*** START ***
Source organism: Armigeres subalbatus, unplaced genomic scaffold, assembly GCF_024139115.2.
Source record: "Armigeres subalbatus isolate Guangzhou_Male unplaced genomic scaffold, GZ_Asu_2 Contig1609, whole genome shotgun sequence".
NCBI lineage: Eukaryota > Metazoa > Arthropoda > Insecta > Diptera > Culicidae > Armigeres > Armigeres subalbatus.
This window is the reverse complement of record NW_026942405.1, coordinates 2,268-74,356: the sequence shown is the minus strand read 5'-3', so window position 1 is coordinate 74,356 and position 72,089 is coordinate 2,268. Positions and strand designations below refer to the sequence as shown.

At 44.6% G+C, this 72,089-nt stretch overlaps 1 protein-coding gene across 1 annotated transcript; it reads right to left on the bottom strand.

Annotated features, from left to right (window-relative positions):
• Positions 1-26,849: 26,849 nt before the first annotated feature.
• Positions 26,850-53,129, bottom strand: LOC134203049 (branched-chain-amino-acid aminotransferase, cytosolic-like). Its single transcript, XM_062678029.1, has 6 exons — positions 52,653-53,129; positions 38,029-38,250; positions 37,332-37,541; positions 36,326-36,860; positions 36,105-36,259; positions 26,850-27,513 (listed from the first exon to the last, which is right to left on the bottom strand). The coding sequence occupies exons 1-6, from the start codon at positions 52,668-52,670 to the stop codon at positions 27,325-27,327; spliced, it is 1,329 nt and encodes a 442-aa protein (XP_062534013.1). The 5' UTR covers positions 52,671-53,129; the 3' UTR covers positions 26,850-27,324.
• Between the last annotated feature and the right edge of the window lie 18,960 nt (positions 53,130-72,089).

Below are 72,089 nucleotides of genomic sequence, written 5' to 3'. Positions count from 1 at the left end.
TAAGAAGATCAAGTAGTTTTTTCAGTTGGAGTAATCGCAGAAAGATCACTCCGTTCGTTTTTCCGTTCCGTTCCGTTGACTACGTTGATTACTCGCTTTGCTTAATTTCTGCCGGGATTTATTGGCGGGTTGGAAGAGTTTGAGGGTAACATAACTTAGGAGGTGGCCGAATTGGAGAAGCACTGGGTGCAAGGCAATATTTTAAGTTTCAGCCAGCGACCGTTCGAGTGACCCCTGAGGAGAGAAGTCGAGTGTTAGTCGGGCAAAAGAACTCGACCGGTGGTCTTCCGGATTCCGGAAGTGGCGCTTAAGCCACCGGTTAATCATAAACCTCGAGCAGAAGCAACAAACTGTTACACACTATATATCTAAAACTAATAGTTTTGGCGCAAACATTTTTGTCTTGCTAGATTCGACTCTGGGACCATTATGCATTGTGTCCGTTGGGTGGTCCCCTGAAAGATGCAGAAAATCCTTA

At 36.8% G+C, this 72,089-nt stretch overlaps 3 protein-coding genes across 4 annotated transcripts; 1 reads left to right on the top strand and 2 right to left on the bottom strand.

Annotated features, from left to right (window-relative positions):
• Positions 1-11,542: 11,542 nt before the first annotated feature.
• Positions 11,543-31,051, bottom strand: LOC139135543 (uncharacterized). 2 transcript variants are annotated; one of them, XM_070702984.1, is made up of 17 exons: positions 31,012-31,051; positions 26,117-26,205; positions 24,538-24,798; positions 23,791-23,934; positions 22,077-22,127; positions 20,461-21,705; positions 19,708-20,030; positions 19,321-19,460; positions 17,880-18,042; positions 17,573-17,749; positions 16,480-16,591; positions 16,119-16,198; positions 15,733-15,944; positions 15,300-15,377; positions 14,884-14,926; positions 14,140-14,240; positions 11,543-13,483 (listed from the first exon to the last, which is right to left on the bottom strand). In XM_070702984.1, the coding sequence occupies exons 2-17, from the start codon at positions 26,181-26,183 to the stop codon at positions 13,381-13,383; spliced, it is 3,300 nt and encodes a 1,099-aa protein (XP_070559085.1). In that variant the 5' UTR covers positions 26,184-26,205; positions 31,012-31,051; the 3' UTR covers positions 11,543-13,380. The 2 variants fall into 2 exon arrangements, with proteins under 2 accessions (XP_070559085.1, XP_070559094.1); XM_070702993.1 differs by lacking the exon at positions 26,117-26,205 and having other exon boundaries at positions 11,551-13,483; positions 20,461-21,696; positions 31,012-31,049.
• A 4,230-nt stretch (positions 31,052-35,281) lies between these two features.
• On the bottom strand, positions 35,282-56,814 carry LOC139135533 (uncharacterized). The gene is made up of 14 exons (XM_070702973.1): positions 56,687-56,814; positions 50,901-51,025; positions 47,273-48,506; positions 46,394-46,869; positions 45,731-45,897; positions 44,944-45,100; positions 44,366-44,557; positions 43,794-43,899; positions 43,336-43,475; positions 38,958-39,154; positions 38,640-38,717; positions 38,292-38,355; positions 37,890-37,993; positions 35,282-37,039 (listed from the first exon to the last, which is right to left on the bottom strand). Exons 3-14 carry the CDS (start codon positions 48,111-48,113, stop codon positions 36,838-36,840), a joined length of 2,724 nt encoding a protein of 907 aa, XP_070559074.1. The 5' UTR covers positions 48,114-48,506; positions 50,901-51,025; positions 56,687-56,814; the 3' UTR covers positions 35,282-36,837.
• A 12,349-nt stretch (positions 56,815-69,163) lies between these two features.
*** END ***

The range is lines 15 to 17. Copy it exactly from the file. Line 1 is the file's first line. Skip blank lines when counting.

• Positions 11,543-31,051, bottom strand: LOC139135543 (uncharacterized). 2 transcript variants are annotated; one of them, XM_070702984.1, is made up of 17 exons: positions 31,012-31,051; positions 26,117-26,205; positions 24,538-24,798; positions 23,791-23,934; positions 22,077-22,127; positions 20,461-21,705; positions 19,708-20,030; positions 19,321-19,460; positions 17,880-18,042; positions 17,573-17,749; positions 16,480-16,591; positions 16,119-16,198; positions 15,733-15,944; positions 15,300-15,377; positions 14,884-14,926; positions 14,140-14,240; positions 11,543-13,483 (listed from the first exon to the last, which is right to left on the bottom strand). In XM_070702984.1, the coding sequence occupies exons 2-17, from the start codon at positions 26,181-26,183 to the stop codon at positions 13,381-13,383; spliced, it is 3,300 nt and encodes a 1,099-aa protein (XP_070559085.1). In that variant the 5' UTR covers positions 26,184-26,205; positions 31,012-31,051; the 3' UTR covers positions 11,543-13,380. The 2 variants fall into 2 exon arrangements, with proteins under 2 accessions (XP_070559085.1, XP_070559094.1); XM_070702993.1 differs by lacking the exon at positions 26,117-26,205 and having other exon boundaries at positions 11,551-13,483; positions 20,461-21,696; positions 31,012-31,049.
• A 4,230-nt stretch (positions 31,052-35,281) lies between these two features.
• On the bottom strand, positions 35,282-56,814 carry LOC139135533 (uncharacterized). The gene is made up of 14 exons (XM_070702973.1): positions 56,687-56,814; positions 50,901-51,025; positions 47,273-48,506; positions 46,394-46,869; positions 45,731-45,897; positions 44,944-45,100; positions 44,366-44,557; positions 43,794-43,899; positions 43,336-43,475; positions 38,958-39,154; positions 38,640-38,717; positions 38,292-38,355; positions 37,890-37,993; positions 35,282-37,039 (listed from the first exon to the last, which is right to left on the bottom strand). Exons 3-14 carry the CDS (start codon positions 48,111-48,113, stop codon positions 36,838-36,840), a joined length of 2,724 nt encoding a protein of 907 aa, XP_070559074.1. The 5' UTR covers positions 48,114-48,506; positions 50,901-51,025; positions 56,687-56,814; the 3' UTR covers positions 35,282-36,837.